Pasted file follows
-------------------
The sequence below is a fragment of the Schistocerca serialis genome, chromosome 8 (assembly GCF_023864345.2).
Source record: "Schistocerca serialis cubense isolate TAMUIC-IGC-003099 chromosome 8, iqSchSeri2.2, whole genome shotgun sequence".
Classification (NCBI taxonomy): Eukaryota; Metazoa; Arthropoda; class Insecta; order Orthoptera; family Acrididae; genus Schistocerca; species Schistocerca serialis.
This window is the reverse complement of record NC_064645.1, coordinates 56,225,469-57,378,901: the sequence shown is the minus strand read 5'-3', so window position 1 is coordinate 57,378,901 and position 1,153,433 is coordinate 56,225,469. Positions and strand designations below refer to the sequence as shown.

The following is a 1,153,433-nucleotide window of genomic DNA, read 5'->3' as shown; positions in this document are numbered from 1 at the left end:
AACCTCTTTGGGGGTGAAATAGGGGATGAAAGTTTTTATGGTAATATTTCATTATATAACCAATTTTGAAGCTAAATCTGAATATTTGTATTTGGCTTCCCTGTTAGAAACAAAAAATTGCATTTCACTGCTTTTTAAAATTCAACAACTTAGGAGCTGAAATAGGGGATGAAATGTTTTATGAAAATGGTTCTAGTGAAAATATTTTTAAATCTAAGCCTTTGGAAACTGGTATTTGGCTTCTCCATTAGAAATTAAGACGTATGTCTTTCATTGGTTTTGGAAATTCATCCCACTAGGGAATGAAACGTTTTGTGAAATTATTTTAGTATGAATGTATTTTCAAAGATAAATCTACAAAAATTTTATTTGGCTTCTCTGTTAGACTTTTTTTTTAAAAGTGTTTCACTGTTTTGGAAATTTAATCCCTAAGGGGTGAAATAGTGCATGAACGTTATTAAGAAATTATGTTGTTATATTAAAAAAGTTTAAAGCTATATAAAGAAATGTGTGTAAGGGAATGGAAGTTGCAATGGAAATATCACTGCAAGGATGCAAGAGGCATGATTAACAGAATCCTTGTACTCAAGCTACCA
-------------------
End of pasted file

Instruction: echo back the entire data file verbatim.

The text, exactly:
The sequence below is a fragment of the Schistocerca serialis genome, chromosome 8 (assembly GCF_023864345.2).
Source record: "Schistocerca serialis cubense isolate TAMUIC-IGC-003099 chromosome 8, iqSchSeri2.2, whole genome shotgun sequence".
Classification (NCBI taxonomy): Eukaryota; Metazoa; Arthropoda; class Insecta; order Orthoptera; family Acrididae; genus Schistocerca; species Schistocerca serialis.
This window is the reverse complement of record NC_064645.1, coordinates 56,225,469-57,378,901: the sequence shown is the minus strand read 5'-3', so window position 1 is coordinate 57,378,901 and position 1,153,433 is coordinate 56,225,469. Positions and strand designations below refer to the sequence as shown.

The following is a 1,153,433-nucleotide window of genomic DNA, read 5'->3' as shown; positions in this document are numbered from 1 at the left end:
AACCTCTTTGGGGGTGAAATAGGGGATGAAAGTTTTTATGGTAATATTTCATTATATAACCAATTTTGAAGCTAAATCTGAATATTTGTATTTGGCTTCCCTGTTAGAAACAAAAAATTGCATTTCACTGCTTTTTAAAATTCAACAACTTAGGAGCTGAAATAGGGGATGAAATGTTTTATGAAAATGGTTCTAGTGAAAATATTTTTAAATCTAAGCCTTTGGAAACTGGTATTTGGCTTCTCCATTAGAAATTAAGACGTATGTCTTTCATTGGTTTTGGAAATTCATCCCACTAGGGAATGAAACGTTTTGTGAAATTATTTTAGTATGAATGTATTTTCAAAGATAAATCTACAAAAATTTTATTTGGCTTCTCTGTTAGACTTTTTTTTTAAAAGTGTTTCACTGTTTTGGAAATTTAATCCCTAAGGGGTGAAATAGTGCATGAACGTTATTAAGAAATTATGTTGTTATATTAAAAAAGTTTAAAGCTATATAAAGAAATGTGTGTAAGGGAATGGAAGTTGCAATGGAAATATCACTGCAAGGATGCAAGAGGCATGATTAACAGAATCCTTGTACTCAAGCTACCA